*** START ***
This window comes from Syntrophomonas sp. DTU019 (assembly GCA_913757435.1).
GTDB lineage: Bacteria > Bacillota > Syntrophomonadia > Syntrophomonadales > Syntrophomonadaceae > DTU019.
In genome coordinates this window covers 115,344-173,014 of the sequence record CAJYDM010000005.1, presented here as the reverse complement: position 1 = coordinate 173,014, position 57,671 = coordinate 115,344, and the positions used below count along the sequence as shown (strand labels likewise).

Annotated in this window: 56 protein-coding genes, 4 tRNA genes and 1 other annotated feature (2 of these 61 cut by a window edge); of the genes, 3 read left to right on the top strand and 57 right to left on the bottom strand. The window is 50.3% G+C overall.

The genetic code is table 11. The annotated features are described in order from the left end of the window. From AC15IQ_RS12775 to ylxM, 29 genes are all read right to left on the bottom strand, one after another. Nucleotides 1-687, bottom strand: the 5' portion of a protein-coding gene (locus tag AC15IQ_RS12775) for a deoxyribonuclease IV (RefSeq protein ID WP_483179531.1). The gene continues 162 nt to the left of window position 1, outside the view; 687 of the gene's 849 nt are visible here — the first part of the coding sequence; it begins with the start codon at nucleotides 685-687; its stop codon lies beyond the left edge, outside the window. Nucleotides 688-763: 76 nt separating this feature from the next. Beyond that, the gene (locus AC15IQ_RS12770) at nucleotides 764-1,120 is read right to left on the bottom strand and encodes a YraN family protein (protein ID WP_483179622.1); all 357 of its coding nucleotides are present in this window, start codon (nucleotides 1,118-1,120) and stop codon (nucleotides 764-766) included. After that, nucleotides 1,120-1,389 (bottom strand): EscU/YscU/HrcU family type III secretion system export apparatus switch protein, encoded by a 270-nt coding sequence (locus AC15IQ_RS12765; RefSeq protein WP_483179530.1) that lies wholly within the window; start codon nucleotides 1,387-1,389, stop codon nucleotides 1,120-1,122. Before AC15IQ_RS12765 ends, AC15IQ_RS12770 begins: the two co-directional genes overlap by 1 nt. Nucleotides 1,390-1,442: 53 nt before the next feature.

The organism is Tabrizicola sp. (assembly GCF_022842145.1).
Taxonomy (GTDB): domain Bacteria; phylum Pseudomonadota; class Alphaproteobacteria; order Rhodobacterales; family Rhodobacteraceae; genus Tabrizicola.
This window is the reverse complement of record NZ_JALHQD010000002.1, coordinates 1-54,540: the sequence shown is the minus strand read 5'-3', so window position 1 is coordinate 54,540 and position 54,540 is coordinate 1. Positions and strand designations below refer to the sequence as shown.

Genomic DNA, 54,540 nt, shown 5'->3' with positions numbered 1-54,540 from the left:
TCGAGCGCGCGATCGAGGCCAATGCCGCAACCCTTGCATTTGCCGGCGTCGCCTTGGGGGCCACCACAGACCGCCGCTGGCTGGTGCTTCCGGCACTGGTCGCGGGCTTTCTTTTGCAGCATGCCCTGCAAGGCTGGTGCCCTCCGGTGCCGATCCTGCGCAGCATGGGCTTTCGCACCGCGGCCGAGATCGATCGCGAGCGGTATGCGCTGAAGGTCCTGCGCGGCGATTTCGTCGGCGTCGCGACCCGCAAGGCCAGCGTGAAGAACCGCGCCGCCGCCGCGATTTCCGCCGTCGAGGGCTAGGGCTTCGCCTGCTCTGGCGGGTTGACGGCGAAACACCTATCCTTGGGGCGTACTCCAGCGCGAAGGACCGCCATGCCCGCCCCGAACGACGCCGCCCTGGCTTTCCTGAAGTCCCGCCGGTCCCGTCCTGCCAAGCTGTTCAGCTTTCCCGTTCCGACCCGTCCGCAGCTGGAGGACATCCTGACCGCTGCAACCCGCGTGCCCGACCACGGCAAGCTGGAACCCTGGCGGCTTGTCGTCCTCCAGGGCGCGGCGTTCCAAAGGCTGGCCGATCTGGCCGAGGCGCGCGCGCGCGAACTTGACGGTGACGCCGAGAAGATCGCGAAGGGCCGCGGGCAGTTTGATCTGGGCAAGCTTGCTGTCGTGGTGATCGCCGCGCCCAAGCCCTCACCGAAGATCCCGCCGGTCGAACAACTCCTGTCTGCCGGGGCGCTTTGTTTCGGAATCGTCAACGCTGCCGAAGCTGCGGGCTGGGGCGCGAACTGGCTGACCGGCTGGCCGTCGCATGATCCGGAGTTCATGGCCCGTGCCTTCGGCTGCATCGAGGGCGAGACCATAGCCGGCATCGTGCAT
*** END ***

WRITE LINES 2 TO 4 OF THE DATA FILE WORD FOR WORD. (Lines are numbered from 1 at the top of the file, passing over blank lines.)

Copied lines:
GTDB lineage: Bacteria > Bacillota > Syntrophomonadia > Syntrophomonadales > Syntrophomonadaceae > DTU019.
In genome coordinates this window covers 115,344-173,014 of the sequence record CAJYDM010000005.1, presented here as the reverse complement: position 1 = coordinate 173,014, position 57,671 = coordinate 115,344, and the positions used below count along the sequence as shown (strand labels likewise).

Annotated in this window: 56 protein-coding genes, 4 tRNA genes and 1 other annotated feature (2 of these 61 cut by a window edge); of the genes, 3 read left to right on the top strand and 57 right to left on the bottom strand. The window is 50.3% G+C overall.